If they go the route of using MCM for Alderlake I assume it'll only be the IMC/PCI Express/Graphics that are on the seperate chip. Richie's assumption that Gracemont and Golden Cove will be seperated are completely ridiculous, because you lose any point of doing such a configuration.
 
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Exist50

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Interesting information about ADL-S and the LGA1700 platform.

Looks like ADL-S will have both big+little cores as previously leaked, using the Golden Cove and Gracemont (with AVX512 support!!) cores.

I'm not sure what to make of that rumor. I can believe Alder Lake is big.LITTLE, but the rest just seems kinda off. By 2021-2022, one would hope DDR5 support is a given, so why is he even questioning it. PCIe 5.0 support should also be somewhat likely, if not for Alder Lake, then at least Meteor Lake timeline.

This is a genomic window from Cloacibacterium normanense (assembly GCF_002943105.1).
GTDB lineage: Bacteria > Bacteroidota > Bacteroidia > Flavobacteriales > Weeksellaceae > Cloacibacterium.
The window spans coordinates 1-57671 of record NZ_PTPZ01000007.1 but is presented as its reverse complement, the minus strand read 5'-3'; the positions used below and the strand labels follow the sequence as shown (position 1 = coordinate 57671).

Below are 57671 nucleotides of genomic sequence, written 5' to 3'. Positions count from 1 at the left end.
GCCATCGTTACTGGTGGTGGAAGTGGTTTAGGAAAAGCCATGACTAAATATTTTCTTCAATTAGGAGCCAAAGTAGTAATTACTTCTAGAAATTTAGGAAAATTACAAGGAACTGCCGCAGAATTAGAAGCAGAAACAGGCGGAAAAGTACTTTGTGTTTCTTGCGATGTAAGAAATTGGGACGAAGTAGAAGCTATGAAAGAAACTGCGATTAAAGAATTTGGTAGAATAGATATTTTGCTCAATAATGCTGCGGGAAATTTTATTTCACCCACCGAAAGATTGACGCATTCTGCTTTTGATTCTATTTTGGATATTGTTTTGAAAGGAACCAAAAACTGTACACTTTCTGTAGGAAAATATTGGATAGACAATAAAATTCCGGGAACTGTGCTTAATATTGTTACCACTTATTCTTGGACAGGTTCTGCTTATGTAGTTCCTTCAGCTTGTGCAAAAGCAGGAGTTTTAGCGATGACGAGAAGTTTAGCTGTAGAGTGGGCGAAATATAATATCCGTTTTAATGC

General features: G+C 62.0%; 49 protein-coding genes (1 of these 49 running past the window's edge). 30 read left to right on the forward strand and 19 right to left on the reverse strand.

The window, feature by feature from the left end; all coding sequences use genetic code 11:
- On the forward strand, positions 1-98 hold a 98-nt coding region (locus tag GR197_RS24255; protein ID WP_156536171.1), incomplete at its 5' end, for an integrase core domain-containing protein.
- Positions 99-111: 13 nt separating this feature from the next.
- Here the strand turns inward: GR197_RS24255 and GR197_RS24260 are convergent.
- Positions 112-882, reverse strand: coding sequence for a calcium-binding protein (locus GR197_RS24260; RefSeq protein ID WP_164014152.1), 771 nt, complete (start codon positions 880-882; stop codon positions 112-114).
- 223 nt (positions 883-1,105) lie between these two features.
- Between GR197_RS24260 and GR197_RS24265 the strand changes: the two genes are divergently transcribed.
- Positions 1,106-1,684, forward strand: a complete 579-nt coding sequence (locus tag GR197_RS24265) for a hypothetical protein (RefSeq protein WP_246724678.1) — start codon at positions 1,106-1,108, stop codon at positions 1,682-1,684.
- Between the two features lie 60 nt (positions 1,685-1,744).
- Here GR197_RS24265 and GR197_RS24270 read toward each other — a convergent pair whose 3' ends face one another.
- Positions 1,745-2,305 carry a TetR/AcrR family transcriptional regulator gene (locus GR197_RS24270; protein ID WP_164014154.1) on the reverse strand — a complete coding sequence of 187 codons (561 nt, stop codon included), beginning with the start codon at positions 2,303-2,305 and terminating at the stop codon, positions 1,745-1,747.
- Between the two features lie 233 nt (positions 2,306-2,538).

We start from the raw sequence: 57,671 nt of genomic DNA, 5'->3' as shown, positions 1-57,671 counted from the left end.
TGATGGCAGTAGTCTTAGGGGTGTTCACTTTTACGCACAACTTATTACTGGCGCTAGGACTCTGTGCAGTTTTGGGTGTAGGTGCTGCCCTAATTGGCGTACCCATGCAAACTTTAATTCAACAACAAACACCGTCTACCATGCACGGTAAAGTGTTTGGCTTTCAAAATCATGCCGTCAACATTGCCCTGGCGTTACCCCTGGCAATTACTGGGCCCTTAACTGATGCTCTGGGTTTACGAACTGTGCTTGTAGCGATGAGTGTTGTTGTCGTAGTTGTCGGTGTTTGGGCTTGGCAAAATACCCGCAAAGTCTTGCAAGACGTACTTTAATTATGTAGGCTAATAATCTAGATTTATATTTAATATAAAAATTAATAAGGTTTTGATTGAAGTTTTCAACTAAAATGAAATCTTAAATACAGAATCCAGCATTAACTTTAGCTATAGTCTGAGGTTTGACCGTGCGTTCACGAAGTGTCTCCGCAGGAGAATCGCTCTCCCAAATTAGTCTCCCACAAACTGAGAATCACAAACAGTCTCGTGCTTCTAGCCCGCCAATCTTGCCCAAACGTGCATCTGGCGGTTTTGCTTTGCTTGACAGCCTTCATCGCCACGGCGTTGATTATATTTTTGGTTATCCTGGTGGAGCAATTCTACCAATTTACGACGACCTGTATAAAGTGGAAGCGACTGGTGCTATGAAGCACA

Also, skeptical of AVX-512 on Gracemont. AVX2 I can definitely see, but if AVX-512 support exists, it would definitely have to be through microcode only.

The small cores are for mobile, but S is going to be along for the ride. It does allow marketing to say the top model has 16 cores.

So something like:
i9: 8+8
i7: 8+4
i5: 6+0
i3: 4+0
I think they'll be quicker to cut the big cores than Atom cores. So something more like:

i9: 8+8
i7: 6+8
i5: 6+0

Maybe a 4+8 and 2+8 in there somewhere? Certainly complicates the lineup.

If they go the route of using MCM for Alderlake I assume it'll only be the IMC/PCI Express/Graphics that are on the seperate chip. Richie's assumption that Gracemont and Golden Cove will be seperated are completely ridiculous, because you lose any point of doing such a configuration.
Tremont cores are about 1/4th the size of Sunny Cove. If Gracemont and Golden Gove maintain that ratio, then it's easy to see why an 8 core Atom die would be pointless. Would be so tiny that the overhead wouldn't justify its existence. Far better to just have a single 8+8 die.